Mac mini is 1000 days old — The last time the Mac Mini was updated was October 16, 2014. On June 12, 2017 meant exactly 1000 days since the last Mac Mini update. This isn’t nearly as bad as the Mac Pro update debacle, but it’s still worth noting.

Apple Mac sales slip in Q2 despite new hardware launches — Despite the debut of a slew of new Mac products in June, Apple’s PC sales dipped in the second quarter of 2017, though greater losses from competitors helped buoy the tech giant’s overall market share, according to estimates from ‘market research firm’ Gartner. Apple’s Mac has 6.9% (or maybe 7.2%) of the global personal computer market.

MacGamer HQ announces ‘The 100 Best Mac Games Today’ list — MacGamer HQ has released its list of The 100 Best Mac Games, providing a summary of the games, system requirements, pricing and more. Nowadays, seven out of the 10 most-played games on Steam have a Mac version and all the best indies support it too.

New Google Sync App can backup your Mac — If you’re a Mac user but prefer Google’s services over Apple’s offerings [gah, seriously?!?], there’s good news. Google’s new app Backup and Sync combines Google Drive and Google Photos. It does the same thing as when Apple moved Desktop & Documents to iCloud. The Google sync app could even potentially replace Time Machine for you.

Apple Watch 490 ~ Secrets and Ties


Apple used to be the most secretive company in tech (apart from those working for the CIA, anyway). Apple still is secretive, of course, although there have been leaks. I don’t really count the iPhone 6 as a significant leak – I mean, iPhone 3, 4, 5 … what was the next one going to be? Swift, which was under development for four years without the media finding out, was certainly kept very quiet. That’s a long time to go without leaks.

Of course the supply chain can’t be as tightly monitored – no matter what agreements are signed, Apple can’t control it directly, whereas what goes on at Cupertino is kept at Cupertino. Visits to the Apple HQ are not encouraged, at least if you’re media. It’s invite or nothing. But as Apple settles down under the quite different guidance of Tim Cook, that’s changing too – media invitations have changed. Apple Inc invited Daniel Eran Dilger of Apple Insider through the doors of Infinite Loop to show off the the latest iPads and Macs, along with other members of the media – they used to be directed around the back of the Cupertino campus to the Town Hall door. This time they were greeted at the front door and led through the private campus courtyard – anathema under Jobs.

Dilger wrote “The uncharacteristic media micro-tour of Apple’s headquarters is part of a new experiment in dialing [sic] down the company’s reputation for excessive, nearly paranoid-level secrecy that it has maintained since its recovery in the late 1990s.”

Dilger’s take is that Apple is no longer the beleaguered underdog Steve Jobs took over to revitalise almost 18 years ago. More importantly, Apple doesn’t feel like the beleaguered underdog any more. Meanwhile, other managers at Apple are increasingly coming out of the shadows and talking about things they didn’t used to talk about. Walt Mossberg and Ina Fried talked to Apple VP of iPhone, iPod, and iOS Product marketing Greg Joswiak. He covered Apple Pay, the new Apple any-carrier SIM and the company’s rather regrettable rollout of buggy iOS 8.0.1. This little problem possibly impacted on the adoption of iOS 8 — it took nearly six weeks for iOS 8 adoption to break 50% of installs. iOS 7 was at that point after a week (iOS 8.1 seems very stable and introduced several new features, especially if you have Yosemite on your Mac as well).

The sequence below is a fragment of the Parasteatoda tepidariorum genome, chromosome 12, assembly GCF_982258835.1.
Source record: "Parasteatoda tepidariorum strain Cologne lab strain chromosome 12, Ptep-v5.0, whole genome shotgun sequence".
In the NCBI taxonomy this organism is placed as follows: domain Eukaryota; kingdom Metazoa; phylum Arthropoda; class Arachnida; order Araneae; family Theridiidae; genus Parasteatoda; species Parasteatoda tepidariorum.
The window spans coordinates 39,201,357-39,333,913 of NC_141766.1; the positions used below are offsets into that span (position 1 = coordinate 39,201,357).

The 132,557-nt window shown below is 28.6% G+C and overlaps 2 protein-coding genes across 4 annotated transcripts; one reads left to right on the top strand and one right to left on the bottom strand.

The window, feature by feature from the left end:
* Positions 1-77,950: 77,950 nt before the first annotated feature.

Other Apple metrics are stronger than ever. Mac sales are up: the ‘middle-aged’ Mac (in the Wall Street Journal’s words) showed a surprising 21% jump in unit sales and had Apple’s computer line leapfrog the sagging iPad to become the company’s second biggest-selling product line in revenue terms, just behind the iPhone, in the last quarter. I don’t think anyone predicted this. The Mac line generated revenue of US$6.625 billion in the quarter; iPad revenue  was at US$5.316 billion.

The new iPhone is popular, too, even in surprising places: in South Korea, iPhone 6 had 100,000 pre-orders. The new Samsung (Samsung being one of Korea’s flagship companies and successes) only had 30,000 pre-orders of its new Galaxy Note 4s in a similar same period when it launched in September. Apple isn’t exactly top phone there, though, not yet: in the second quarter, Apple’s handset market share in Korea was only at 6%, fourth with Samsung first at 63%, LG Electronics Inc at 22% and ‘Pantech’ (what, who?) at 7%.

Interestingly, it may be because Samsung’s only real point of difference with the iPhone previously was larger screens, according to Lee Seung-woo, an IBK Securities analyst in Seoul. He reckons the 6 could well rise dramatically against Samsung as a result. As for the bigger 6 Plus not selling as well as the slimmer 6, demand is so strong that supply is constrained, iPhone 6 Plus resale prices are currently higher than new, at 124% of its retail price on sites like eBay. Apparently the constraint is due to overwhelming demand. The new iPhone also holds its value better than competing smartphones from Samsung: Piper Jaffray research shows the Galaxy S5 worth just 81% of its retail price after 42 days; the Galaxy Note III was at 67%.

All good for the future, then.